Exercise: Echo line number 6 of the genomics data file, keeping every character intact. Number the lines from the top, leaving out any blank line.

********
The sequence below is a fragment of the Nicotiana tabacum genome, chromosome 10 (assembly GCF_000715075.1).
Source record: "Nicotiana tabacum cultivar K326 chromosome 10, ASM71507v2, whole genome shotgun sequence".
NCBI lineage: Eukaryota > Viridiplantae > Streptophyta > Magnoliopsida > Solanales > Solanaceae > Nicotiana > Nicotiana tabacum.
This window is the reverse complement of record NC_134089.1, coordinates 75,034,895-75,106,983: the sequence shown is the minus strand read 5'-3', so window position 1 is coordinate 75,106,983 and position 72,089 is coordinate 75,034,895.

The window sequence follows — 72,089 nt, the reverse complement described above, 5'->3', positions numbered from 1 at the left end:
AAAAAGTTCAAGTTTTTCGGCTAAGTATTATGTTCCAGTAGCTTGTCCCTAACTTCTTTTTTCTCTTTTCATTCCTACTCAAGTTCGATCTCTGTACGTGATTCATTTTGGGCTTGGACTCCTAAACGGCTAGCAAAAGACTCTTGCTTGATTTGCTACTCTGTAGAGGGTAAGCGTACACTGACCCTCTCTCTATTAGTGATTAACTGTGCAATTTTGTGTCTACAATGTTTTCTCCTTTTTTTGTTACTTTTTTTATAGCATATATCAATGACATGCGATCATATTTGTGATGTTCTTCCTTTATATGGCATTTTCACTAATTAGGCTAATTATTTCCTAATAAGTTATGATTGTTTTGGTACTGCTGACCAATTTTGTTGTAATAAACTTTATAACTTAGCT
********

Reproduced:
AAAAAGTTCAAGTTTTTCGGCTAAGTATTATGTTCCAGTAGCTTGTCCCTAACTTCTTTTTTCTCTTTTCATTCCTACTCAAGTTCGATCTCTGTACGTGATTCATTTTGGGCTTGGACTCCTAAACGGCTAGCAAAAGACTCTTGCTTGATTTGCTACTCTGTAGAGGGTAAGCGTACACTGACCCTCTCTCTATTAGTGATTAACTGTGCAATTTTGTGTCTACAATGTTTTCTCCTTTTTTTGTTACTTTTTTTATAGCATATATCAATGACATGCGATCATATTTGTGATGTTCTTCCTTTATATGGCATTTTCACTAATTAGGCTAATTATTTCCTAATAAGTTATGATTGTTTTGGTACTGCTGACCAATTTTGTTGTAATAAACTTTATAACTTAGCT